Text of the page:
So I fully expected to wake up feeling better about this. I literally kept saying to myself yesterday, “things will feel better tomorrow, it always does”. So why do I feel engulfed in grief and sadness today?
This is not something I do. I do not worship celebrities, not who I am. I have known too many, for one thing, but even before I worked in this business I didn’t. I have never had a picture of one anywhere in my home, unless you count the slightly ironic pics of Keith Richards and Blondie on my fridge. More like pics of attitudes than a person. I’ve never had a picture of Prince on my fridge. So why is this feeling hanging around.
Today, I am retracing my steps.
So I do what I do. I read, I read a lot yesterday about Prince. There is a wealth of material out there now. I read about the spontaneous memorials, I real all the journalists pieces on what he meant to them, to us. I watch the TV coverage obsessively, I talk about him on SM.
Finally, I can’t anymore, and I turn it off. But I am wide awake. I think that maybe I will find solace in acting on Ron’s words about it all, and write up a post on Master Raymond’s costume. Go into the art, there is always a good feed there.That was good, started to feel a bit better. Watched a GIRLS marathon and scanned around the Outlander universe, something I do for distraction on occasion. I read the good and the bad. The good outweighing the bad these days, which is really nice. I also read some of the scraps of negative that are like a pot simmering on the back of the stove. every once in a while, someone lifts the lid and throws something in.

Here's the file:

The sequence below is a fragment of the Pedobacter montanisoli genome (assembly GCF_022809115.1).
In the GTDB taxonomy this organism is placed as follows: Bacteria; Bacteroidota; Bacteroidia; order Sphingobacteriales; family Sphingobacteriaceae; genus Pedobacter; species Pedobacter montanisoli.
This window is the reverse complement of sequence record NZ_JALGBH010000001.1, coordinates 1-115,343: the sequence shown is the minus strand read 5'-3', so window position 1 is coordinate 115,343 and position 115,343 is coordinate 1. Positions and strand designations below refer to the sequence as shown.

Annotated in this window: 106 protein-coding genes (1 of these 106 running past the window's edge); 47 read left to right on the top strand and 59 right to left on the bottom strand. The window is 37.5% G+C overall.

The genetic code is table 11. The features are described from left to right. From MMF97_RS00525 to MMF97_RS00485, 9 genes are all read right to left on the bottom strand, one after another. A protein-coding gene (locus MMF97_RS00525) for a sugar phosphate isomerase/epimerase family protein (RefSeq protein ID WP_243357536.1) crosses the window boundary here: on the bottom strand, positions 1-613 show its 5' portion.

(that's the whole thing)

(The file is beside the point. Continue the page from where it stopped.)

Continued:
The latest thread, one that perhaps replacing the narrative that I am a drunk, with the new one… that I am socially awkward, and probably need to hire a professional who can manage my interactions on SM, and most importantly craft a more appropriate “professional” persona. I find this much more entertaining although just as ludicrous as the charge of public drunkenness.
But it is enough to put me to sleep, finally. I dream about being a character on GIRLS.
But here I am this morning. Engulfed again. I am forced to examine what exactly did this man mean to me??? What was it that resonated so deeply?
I was a young woman when Prince exploded into my world.
My parents were civil rights activists who felt that you had to walk the walk. So we lived in predominantly African American neighbourhoods as I grew up. I was the little white girl. Actually,I was the ONLY white girl. I “integrated” our neighbourhood school, me, alone, all by myself. Even the white progressive who were active in civil rights, thought my parents were nuts.